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Build Your Personal Brand by Working for Free

Build Your Personal Brand by Working for Free

Build Your Personal Brand

    After reading that headline, you may think I’m insane or tell yourself that working for free is out of the question. 

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      There have been millions of layoffs since the end of 2007 up until now and for college graduates, the competition might make you comatose.  The NACE reports that 41% of students haven’t even started the job search and 27% of graduates are going to graduate school because of the bad economy.  Of course, going to graduate school is going to put you in more debt and you’re betting on the economy coming back in two years.  If you’re trying to get a job right now, you’ll notice that many employers are cutting down salaries of current employees and offers to new hires.  Although, your education is a factor in you getting a job, what’s more important is your work experience.  Just like content is king on the internet, your experience is king when it comes to getting a job. Today, I’m going to explain why you might need to work for free for at least part of your time each week.

      When interviewing, experience trumps income

        Have you ever noticed how resumes don’t have salaries next to each job you’ve had?  You’ll ies ever find a resume that lists salaries or internship compensation.  Salaries are negotiated if there’s a job offer that doesn’t meet the applicants standards.  Corporate salaries are based on job title and you can salaries at various companies by doing to Glassdoor.com.  Since, salaries aren’t listed on resumes, your experience becomes the most important element in getting a job, aside from how you present yourself online and in an interview.  I took two non-paid internships while in college to gain more experience, thus building my personal brand to become a stronger applicant.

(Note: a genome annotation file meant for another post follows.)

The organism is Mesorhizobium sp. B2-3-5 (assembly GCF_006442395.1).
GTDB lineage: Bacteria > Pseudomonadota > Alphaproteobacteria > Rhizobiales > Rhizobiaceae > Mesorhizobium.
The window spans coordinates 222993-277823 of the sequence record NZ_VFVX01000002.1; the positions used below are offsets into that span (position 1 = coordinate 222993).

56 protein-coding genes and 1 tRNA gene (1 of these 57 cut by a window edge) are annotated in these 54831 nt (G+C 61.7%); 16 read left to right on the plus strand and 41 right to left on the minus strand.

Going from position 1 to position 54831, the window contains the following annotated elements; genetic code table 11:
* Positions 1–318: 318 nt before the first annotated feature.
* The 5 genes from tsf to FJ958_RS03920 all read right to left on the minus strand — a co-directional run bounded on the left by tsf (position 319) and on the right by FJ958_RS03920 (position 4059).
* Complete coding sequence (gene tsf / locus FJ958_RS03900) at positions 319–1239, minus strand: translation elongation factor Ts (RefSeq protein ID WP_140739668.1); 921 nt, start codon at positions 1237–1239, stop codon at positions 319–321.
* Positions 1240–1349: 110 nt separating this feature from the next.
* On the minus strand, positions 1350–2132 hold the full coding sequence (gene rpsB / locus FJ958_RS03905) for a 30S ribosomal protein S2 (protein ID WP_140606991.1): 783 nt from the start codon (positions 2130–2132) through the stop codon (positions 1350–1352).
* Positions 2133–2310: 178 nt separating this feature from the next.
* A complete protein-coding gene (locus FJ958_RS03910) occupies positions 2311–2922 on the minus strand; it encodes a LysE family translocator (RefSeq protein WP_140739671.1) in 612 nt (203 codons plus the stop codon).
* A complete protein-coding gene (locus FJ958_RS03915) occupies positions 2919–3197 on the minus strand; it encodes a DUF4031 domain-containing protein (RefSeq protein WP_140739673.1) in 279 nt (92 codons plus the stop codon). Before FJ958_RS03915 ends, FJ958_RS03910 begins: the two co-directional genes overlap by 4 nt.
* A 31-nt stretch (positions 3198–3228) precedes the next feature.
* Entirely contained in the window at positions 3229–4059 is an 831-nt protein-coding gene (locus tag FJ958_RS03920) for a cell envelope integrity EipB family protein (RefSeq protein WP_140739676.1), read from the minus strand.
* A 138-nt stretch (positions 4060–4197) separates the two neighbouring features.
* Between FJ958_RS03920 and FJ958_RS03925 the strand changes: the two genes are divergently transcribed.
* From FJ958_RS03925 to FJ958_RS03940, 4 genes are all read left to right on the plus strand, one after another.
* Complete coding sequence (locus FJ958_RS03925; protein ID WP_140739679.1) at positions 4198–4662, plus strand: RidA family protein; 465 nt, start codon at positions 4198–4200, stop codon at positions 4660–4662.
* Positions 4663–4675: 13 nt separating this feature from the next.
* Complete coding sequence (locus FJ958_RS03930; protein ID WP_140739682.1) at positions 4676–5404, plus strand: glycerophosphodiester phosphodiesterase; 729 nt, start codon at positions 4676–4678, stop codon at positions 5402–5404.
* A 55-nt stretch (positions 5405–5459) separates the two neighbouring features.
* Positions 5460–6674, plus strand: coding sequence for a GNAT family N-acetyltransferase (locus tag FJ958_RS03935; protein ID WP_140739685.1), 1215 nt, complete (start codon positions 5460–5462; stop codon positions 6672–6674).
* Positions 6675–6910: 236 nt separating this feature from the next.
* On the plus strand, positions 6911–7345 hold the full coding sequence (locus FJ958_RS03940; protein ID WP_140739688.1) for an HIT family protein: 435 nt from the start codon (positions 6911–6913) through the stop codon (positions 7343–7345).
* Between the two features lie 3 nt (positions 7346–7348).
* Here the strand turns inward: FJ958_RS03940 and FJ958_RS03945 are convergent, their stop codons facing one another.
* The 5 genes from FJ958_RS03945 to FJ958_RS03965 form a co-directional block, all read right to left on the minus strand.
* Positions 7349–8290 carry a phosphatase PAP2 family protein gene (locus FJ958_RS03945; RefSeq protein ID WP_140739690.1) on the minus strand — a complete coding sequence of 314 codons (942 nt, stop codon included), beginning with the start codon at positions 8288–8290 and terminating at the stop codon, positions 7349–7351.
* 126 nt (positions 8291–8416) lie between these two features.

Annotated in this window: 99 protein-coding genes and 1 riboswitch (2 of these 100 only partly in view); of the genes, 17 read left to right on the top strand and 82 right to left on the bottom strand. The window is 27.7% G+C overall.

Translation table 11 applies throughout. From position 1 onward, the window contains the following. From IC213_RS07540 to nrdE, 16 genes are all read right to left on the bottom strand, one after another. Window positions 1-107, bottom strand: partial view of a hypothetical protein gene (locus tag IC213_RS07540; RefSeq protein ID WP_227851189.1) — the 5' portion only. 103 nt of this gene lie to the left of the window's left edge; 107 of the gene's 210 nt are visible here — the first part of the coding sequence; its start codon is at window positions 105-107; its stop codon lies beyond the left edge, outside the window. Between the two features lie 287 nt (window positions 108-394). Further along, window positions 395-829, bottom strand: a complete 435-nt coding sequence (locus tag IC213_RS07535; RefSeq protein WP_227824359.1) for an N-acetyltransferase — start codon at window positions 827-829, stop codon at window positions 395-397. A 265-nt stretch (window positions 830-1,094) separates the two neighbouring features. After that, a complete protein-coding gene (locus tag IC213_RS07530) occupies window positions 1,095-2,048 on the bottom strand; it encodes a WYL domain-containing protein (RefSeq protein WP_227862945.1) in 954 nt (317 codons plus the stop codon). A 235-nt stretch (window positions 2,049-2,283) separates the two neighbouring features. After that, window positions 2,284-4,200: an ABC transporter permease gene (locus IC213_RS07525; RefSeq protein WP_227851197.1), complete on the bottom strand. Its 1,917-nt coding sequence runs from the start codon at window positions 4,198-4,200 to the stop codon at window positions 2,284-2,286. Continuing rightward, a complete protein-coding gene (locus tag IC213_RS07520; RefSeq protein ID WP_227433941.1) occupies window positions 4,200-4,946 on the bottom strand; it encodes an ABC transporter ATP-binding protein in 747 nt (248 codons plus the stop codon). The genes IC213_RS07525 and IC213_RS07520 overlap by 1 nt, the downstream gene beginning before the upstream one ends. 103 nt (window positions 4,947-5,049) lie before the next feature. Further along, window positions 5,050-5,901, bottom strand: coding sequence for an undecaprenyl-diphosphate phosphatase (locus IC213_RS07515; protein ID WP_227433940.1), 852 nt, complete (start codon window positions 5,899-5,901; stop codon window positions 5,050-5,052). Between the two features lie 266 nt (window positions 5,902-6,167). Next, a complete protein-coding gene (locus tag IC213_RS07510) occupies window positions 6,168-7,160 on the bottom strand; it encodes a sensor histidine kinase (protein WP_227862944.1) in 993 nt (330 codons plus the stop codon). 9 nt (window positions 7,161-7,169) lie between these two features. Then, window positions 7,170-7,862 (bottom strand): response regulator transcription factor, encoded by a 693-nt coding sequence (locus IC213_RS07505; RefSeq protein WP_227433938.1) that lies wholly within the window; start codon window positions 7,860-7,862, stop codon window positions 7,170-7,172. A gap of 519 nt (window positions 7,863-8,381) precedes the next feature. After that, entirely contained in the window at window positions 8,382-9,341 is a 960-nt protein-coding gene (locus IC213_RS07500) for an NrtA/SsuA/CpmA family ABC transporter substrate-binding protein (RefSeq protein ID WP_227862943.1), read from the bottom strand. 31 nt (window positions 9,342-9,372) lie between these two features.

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        When I applied for jobs, the experience I gained at those companies really made a difference and it was well worth the compensation sacrifice.  Since it’s hard to get a job right now, start focusing on building your credentials, enhancing your resume and acquiring skills that can help you in future job searches.  It will pay off and you’ll forget that you had to sacrifice compensation.

        Work for free so you remain active

          The worst thing you can do right now is sulk on your couch, with some potato chips, and a coke.  Well, there could be worse, but the point is that you need to stay active at all times.  Recruiters don’t want to talk to people that have been out of the job market for a while, without remaining relevant to their industry or at least trying to acquire some experience. You never want to get into a situation, where you’re in an interview and you’re asked “so what have you been doing recently, I noticed that your last job ended six months ago,” and then not have a good answer.

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          Find people in your network that can help you stay active, by working for them for free if they can’t pay you.  Also, you can do community service or start your own company to at least make it seem like you haven’t given up and that you are aggressive and actually care about your career.

          Work for free while having a side job

            If you work for free to gain experience, you’ll still need a side job to make money.  Work for a company for free part-time to gain experience and also work for another company to get paid.  If you want to get money, and things are getting tough, then it’s not a bad decision to do retail or work at a restaurant to pay the bills.

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            If you do that, and you invest time in building your personal brand online, gaining experience by working for free part-time and job searching constantly, you should be in a good position to get a job when it becomes available.  A lot of college students are making these hard decisions right now because they realize that they don’t have a choice.  If you want to stay ontop during tough times, you’ll have to make tough decisions, but you’ll want to make them before everyone else does for yo.

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            Last Updated on October 20, 2019

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